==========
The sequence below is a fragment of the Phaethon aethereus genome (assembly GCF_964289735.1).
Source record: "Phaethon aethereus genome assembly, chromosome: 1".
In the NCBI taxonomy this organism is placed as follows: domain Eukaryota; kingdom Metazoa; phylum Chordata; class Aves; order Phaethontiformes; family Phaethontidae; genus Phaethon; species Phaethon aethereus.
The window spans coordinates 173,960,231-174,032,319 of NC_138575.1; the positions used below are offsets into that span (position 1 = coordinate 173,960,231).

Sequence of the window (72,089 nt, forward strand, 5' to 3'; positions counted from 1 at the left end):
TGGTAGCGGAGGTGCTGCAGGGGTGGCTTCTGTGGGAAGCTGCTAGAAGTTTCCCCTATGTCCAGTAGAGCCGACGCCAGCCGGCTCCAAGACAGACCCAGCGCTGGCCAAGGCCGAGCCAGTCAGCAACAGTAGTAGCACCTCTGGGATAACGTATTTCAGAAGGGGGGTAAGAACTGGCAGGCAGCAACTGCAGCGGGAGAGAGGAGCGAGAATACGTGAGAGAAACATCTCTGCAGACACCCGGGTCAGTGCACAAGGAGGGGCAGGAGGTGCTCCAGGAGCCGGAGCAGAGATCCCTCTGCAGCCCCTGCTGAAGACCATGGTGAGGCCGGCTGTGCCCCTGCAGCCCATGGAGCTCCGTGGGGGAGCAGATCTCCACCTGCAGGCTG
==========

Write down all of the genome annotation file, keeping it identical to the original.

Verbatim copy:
The sequence below is a fragment of the Phaethon aethereus genome (assembly GCF_964289735.1).
Source record: "Phaethon aethereus genome assembly, chromosome: 1".
In the NCBI taxonomy this organism is placed as follows: domain Eukaryota; kingdom Metazoa; phylum Chordata; class Aves; order Phaethontiformes; family Phaethontidae; genus Phaethon; species Phaethon aethereus.
The window spans coordinates 173,960,231-174,032,319 of NC_138575.1; the positions used below are offsets into that span (position 1 = coordinate 173,960,231).

Sequence of the window (72,089 nt, forward strand, 5' to 3'; positions counted from 1 at the left end):
TGGTAGCGGAGGTGCTGCAGGGGTGGCTTCTGTGGGAAGCTGCTAGAAGTTTCCCCTATGTCCAGTAGAGCCGACGCCAGCCGGCTCCAAGACAGACCCAGCGCTGGCCAAGGCCGAGCCAGTCAGCAACAGTAGTAGCACCTCTGGGATAACGTATTTCAGAAGGGGGGTAAGAACTGGCAGGCAGCAACTGCAGCGGGAGAGAGGAGCGAGAATACGTGAGAGAAACATCTCTGCAGACACCCGGGTCAGTGCACAAGGAGGGGCAGGAGGTGCTCCAGGAGCCGGAGCAGAGATCCCTCTGCAGCCCCTGCTGAAGACCATGGTGAGGCCGGCTGTGCCCCTGCAGCCCATGGAGCTCCGTGGGGGAGCAGATCTCCACCTGCAGGCTG